“It’s completely disturbing,” said Officer Simon Drobik, an Albuquerque police spokesman, said Tuesday. “They just shot this guy for fun.”

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The Last Castro; Raul retires as Cuban president

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Raul Castro turned over Cuba’s presidency Thursday to a 57-year-old successor he said would hold power until 2031, a plan that would place the state the Castro brothers founded and ruled for 60 years in the hands of a Communist Party official little known to most on the island.

Castro’s 90-minute valedictory speech offered his first clear vision for the nation’s future power structure under new President Miguel Mario Diaz-Canel Bermudez. Castro said he foresees the white-haired electronics engineer serving two five-year terms as leader of the Cuban government, and taking the helm of the Communist Party, the country’s ultimate authority, when Castro leaves the powerful position in 2021.

“From that point on, I will be just another soldier defending this revolution,” Castro said. The 86-year-old general broke frequently from his prepared remarks to joke and banter with officials on the dais in the National Assembly, saying he looked forward to having more time to travel the country.

In his own half-hour speech to the nation, Diaz-Canel pledged to preserve Cuba’s communist system while gradually reforming the economy and making the government more responsive to the people.

“There’s no space here for a transition that ignores or destroys the legacy of so many years of struggle,” Diaz-Canel said. “For us, it’s totally clear that only the Communist Party of Cuba, the guiding force of society and the state, guarantees the unity of the nation of Cuba.”

Diaz-Canel said he would work to implement a long-term plan laid out by the National Assembly and communist party that would continue allowing the limited growth of private enterprises like restaurants and taxis, while leaving the economy’s most important sectors such as energy, mining, telecommunications, medical services and rum- and cigar-production in the hands of the state.

“The people have given this assembly the mandate to provide continuity to the Cuban Revolution during a crucial, historic moment that will be defined by all that we achieve in the advance of the modernization of our social and economic model,” Diaz-Canel said.

Cubans said they expected their new president to deliver improvements to the island’s economy, which remains stagnant and dominated by inefficient, unproductive state-run enterprises that are unable to provide salaries high enough to cover basic needs. The average monthly pay for state workers is roughly $30 a month, forcing many to steal from their workplaces and depend on remittances from relatives abroad.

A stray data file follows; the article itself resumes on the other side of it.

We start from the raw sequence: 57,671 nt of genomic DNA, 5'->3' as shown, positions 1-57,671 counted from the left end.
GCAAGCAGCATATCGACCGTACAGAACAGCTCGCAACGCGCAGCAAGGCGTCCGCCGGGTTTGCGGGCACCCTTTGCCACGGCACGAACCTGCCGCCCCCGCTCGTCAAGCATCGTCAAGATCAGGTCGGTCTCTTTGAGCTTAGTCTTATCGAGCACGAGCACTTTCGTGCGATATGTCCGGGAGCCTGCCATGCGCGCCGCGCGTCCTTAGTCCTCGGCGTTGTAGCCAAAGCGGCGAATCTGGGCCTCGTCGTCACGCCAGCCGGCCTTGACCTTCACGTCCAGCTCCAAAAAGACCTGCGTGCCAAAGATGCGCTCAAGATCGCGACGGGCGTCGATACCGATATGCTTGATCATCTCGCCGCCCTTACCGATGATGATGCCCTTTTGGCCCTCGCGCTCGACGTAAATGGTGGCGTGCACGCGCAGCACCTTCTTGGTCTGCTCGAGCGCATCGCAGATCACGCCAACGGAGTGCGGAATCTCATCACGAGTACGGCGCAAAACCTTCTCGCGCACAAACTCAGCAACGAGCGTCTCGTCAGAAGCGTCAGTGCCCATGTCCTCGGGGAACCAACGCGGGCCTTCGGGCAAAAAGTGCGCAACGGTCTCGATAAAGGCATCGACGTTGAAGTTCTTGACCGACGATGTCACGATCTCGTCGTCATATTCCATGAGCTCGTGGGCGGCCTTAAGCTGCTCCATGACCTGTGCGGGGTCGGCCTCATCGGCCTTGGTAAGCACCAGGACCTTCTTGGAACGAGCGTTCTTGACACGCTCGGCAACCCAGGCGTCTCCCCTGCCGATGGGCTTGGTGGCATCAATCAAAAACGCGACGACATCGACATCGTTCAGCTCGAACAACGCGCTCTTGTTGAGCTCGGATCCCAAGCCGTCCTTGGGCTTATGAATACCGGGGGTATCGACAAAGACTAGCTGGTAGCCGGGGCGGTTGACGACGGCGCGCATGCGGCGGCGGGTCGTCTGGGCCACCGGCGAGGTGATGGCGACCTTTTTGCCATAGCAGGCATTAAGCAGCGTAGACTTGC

“I hope that Diaz-Canel brings prosperity,” said Richard Perez, a souvenir salesman in Old Havana. “I want to see changes, above all economic changes allowing people to have their own businesses, without the state in charge of so many things.”

But in Miami, Cuban-Americans said they didn’t expect much from Diaz-Canel.

“It’s a cosmetic change,” said Wilfredo Allen, a 66-year-old lawyer who left Cuba two years after the Castros’ 1959 revolution. “The reality is that Raul Castro is still controlling the Communist Party. We are very far from having a democratic Cuba.”

After formally taking over from his older brother Fidel in 2008, Raul Castro launched a series of reforms that led to a rapid expansion of Cuba’s private sector and burgeoning use of cellphones and the internet. Cuba today has a vibrant real estate market and one of the world’s fastest-growing airports. Tourism numbers have more than doubled since Castro and President Barack Obama re-established diplomatic relations in 2015, making Cuba a destination for nearly 5 million visitors a year, despite a plunge in relations under the Trump administration.

Castro’s moves to open the economy even further have largely been frozen or reversed as soon as they began to generate conspicuous displays of wealth by the new entrepreneurial class in a country officially dedicated to equality among its citizens. Foreign investment remains anemic and the island’s infrastructure is falling deeper into disrepair. The election of President Donald Trump dashed dreams of detente with the U.S., and after two decades of getting Venezuelan subsidies totaling more than $6 billion a year, Cuba’s patron has collapsed economically, with no replacement in the wings.